The Canadian Reading Project

Oh, Canada! Our home and native land...

There are three reading projects that I have in mind and this is one of them. As a fellow Canadian, we seem to be more renowned for our delicious maple syrup, hockey and crack smoking mayor of Toronto as opposed to being recognized as a country that produces great literature. Although we do have several critically acclaimed authors such as Margaret Atwood, Mordecai Richler and Michael Ondaatje representing us (only to name a few), I feel that we are lacking in the literary talent department. I have yet to come across anything remotely resembling the "Great Canadian Novel." Furthermore, a lot of the so-called Canadian classics many students like myself had to suffer through during school proved to be most detestable--downright abhorrent in most cases. Don't even mention As for Me and my House by Sinclair Ross or The Temptations of Big Bear by Rudy Wiebe in my presence--both of these novels are abominations and make me feel embarrassed to be Canadian. Where's our Virginia Woolfs? Ernest Hemingways? Saul Bellows? J.D. Salingers? John Steinbecks? Graham Greenes? Let's face it, the majority of Canadian literature is pitiful but there must exist some hidden gems out there. I plan to use this reading challenge as a way to discover some great pieces of literature that have been forgotten or overlooked. Some of the questions I want to address while reading these works is what exactly constitutes Canadian national identity and how has it changed over the years? What specific characteristics or literary tropes distinguish Canadian literature from other countries? What is the role of multiculturalism, immigration and dislocation? Should Canadian authors who write in different genres or don't base their stories on Canadian culture be represented?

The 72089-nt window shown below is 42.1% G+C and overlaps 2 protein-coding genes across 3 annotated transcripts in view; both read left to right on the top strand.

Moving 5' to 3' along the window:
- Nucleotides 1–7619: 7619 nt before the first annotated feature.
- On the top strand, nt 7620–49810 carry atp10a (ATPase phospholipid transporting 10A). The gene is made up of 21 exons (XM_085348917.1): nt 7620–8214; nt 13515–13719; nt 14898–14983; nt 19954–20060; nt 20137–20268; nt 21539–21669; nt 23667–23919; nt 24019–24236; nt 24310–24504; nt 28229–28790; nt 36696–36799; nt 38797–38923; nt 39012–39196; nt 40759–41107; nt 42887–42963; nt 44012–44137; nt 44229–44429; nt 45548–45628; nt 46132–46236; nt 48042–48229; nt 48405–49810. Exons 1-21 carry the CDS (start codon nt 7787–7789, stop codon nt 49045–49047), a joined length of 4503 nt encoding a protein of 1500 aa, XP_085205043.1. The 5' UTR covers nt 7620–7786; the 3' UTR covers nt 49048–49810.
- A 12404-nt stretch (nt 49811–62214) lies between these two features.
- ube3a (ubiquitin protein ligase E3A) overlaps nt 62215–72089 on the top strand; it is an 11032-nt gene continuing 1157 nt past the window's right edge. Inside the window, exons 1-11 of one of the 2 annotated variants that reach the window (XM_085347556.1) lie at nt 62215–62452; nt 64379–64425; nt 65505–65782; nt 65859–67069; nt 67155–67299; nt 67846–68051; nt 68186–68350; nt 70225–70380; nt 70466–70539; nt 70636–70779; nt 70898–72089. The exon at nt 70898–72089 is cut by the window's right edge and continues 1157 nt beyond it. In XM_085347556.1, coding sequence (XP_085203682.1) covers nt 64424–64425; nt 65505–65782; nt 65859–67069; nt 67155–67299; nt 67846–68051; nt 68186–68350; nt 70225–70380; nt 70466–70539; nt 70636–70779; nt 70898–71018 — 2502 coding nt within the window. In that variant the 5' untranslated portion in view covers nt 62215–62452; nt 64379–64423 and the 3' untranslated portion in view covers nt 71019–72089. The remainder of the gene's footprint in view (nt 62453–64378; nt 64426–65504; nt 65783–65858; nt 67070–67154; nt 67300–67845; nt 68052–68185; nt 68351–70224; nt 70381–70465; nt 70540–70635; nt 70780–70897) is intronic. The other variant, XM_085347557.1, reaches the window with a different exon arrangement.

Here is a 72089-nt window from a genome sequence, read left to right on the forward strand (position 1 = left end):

Considering the daunting task ahead, there is no time limit for me to finish this challenge. Feel free to make any recommendations and you more than welcome to join me on this reading challenge (the more the merrier!). If you happen to review any Canadian literary work on your blog, feel free to post a link in the comments section below or if you don`t have one, we can always get a discussion going.

So lets get this show on the road, eh?

My Reading List:

Novels read so far: 4.
  1. Tigana by Guy Gavriel Kay
  2. The Lions of Al-Rassan by Guy Gavriel Kay
  3. Cockroach by Rawi Hage  
  4. The English Patient by Michael Ondaatje 
  5. In the Skin of a Lion by Michael Ondaatje
  6. Anne of Green Gables by L.M. Montgomery
  7. Surfacing by Margaret Atwood
  8. As For Me and My House by Sinclair Ross
  9. The Diviners by Margaret Laurence 
  10. The Motorcyclist by George Eliot Clarke  
  11. All My Puny Sorrows by Miriam Toews
  12. Brown Girl in the Ring by Nalo Hopkinson
  13. Indian Horse by Richard Wagamese
  14. The Clockmaker: the Sayings and Doings of Samuel Slick of Slickville by Thomas Chandler Haliburton 
  15. Arcadian Adventures with the Idle Rich by Stephen Leacock